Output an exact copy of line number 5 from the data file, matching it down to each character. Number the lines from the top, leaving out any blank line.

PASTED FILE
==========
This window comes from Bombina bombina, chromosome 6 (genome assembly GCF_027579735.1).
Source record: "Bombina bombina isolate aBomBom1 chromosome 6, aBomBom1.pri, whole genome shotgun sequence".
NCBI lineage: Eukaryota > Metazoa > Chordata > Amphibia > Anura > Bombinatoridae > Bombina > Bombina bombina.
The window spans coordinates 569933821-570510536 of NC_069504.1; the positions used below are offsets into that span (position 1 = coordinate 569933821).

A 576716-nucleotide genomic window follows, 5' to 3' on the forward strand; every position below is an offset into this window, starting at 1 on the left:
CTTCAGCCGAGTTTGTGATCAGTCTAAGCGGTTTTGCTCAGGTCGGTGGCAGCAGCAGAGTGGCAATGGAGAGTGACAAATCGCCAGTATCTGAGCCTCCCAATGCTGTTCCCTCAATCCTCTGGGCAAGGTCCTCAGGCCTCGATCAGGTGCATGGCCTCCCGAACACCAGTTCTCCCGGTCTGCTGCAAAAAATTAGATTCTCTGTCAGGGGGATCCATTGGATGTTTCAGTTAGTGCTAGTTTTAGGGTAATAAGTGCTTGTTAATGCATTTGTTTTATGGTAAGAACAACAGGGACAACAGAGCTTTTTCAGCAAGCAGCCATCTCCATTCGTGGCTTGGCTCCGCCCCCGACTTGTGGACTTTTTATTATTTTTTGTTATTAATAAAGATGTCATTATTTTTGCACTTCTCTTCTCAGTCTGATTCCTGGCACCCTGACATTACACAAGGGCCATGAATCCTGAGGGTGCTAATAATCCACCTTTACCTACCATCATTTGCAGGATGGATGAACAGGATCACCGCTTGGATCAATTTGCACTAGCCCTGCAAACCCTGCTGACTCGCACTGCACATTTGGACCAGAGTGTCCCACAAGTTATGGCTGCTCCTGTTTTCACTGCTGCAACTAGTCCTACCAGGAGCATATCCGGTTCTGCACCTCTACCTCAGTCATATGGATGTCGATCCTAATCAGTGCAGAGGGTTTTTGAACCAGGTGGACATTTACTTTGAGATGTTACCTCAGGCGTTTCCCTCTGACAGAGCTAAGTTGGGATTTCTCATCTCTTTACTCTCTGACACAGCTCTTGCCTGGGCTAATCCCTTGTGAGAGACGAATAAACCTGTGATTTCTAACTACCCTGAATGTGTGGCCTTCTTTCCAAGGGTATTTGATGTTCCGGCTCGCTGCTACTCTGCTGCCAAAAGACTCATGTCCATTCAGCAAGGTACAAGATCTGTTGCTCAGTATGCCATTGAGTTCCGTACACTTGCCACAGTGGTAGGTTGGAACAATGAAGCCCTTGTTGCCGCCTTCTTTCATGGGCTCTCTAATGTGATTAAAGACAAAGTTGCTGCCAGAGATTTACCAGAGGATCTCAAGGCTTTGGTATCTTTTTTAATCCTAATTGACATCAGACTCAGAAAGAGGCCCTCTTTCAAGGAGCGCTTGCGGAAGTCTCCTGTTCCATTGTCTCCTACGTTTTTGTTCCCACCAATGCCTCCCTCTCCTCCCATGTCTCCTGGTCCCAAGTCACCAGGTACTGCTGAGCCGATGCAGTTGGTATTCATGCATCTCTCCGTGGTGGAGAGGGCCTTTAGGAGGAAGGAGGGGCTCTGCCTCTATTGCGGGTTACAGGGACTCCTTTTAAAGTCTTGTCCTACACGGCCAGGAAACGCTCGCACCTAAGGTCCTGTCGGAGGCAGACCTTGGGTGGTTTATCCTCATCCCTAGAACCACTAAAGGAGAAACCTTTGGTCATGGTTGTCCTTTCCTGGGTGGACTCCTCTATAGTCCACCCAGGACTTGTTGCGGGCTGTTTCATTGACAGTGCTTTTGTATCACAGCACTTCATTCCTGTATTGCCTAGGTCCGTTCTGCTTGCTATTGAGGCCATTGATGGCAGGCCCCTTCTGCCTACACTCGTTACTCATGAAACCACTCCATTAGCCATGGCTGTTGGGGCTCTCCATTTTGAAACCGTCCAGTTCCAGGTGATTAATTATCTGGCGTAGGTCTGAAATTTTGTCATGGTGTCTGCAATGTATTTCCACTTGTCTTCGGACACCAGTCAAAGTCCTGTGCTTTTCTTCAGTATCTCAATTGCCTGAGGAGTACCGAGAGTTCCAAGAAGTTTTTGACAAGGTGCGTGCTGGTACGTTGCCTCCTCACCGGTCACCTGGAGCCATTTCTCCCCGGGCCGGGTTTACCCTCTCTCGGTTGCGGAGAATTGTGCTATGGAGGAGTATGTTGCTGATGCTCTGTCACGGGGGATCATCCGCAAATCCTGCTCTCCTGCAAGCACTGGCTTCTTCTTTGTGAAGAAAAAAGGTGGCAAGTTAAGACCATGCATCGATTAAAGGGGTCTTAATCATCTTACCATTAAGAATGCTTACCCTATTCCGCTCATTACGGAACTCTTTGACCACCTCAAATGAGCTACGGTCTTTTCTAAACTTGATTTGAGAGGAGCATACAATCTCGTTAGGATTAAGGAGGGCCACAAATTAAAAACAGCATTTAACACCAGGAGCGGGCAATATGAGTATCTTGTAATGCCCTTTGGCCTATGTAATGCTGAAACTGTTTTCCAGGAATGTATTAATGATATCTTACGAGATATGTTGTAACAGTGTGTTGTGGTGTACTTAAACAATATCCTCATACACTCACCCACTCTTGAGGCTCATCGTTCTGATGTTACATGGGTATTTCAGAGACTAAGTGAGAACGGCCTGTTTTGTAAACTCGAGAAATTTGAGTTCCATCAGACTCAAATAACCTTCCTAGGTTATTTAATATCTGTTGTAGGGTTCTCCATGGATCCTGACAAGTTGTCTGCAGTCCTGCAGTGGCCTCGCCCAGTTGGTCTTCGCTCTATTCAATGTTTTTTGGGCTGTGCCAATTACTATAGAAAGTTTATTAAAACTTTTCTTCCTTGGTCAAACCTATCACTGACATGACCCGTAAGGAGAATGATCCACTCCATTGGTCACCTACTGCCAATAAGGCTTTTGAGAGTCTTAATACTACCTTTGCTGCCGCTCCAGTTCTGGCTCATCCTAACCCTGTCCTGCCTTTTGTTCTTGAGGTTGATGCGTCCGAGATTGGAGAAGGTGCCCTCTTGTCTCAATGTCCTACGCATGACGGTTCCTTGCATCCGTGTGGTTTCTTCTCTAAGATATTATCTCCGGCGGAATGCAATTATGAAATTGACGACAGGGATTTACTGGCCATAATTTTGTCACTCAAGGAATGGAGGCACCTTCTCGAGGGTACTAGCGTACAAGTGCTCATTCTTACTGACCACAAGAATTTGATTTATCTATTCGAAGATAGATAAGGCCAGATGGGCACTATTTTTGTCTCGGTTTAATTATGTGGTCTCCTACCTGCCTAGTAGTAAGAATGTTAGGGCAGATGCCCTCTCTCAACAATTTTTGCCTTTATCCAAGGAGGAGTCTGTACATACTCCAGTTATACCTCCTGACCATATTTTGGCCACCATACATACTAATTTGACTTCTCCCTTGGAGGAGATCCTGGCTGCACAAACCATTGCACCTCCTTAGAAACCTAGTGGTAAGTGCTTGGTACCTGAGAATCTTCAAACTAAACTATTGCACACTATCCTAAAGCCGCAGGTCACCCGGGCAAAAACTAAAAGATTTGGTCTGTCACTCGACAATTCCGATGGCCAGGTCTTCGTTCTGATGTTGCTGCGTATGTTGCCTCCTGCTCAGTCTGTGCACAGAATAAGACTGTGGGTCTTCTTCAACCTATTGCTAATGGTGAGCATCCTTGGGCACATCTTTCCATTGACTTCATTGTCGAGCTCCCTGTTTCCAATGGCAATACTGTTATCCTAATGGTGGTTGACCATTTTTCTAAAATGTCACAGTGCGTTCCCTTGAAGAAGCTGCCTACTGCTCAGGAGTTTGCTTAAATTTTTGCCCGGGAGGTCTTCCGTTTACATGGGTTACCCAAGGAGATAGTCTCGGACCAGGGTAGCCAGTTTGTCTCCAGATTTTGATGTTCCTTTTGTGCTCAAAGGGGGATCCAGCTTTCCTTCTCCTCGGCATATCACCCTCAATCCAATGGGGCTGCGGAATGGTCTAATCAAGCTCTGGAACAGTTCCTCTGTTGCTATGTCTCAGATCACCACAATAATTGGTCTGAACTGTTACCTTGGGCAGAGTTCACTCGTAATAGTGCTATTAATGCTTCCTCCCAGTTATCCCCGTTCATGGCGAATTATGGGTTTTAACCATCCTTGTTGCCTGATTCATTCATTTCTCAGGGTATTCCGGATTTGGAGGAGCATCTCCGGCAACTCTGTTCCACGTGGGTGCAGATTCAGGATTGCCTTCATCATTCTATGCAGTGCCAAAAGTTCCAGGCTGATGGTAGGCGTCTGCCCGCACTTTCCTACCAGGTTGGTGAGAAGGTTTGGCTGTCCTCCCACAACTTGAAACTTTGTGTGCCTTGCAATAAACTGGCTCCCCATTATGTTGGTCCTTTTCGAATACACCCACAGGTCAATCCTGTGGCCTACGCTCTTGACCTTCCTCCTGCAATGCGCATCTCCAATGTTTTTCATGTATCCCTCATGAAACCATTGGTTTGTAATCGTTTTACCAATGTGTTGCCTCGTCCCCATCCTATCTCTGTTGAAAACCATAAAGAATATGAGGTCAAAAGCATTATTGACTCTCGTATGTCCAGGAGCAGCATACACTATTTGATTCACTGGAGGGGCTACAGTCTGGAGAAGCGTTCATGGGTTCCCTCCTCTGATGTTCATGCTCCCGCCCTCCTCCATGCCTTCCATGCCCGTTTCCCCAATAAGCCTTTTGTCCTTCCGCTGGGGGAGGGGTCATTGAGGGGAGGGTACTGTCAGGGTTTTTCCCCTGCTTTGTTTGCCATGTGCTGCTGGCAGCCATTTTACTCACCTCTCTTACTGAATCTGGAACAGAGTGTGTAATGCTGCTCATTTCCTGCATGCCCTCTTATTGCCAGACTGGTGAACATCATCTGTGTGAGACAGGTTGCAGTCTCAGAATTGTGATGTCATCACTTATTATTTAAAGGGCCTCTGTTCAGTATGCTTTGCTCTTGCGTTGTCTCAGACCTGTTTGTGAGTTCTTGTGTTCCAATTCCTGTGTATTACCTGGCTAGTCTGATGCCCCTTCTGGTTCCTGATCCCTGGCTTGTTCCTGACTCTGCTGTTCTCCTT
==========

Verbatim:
A 576716-nucleotide genomic window follows, 5' to 3' on the forward strand; every position below is an offset into this window, starting at 1 on the left: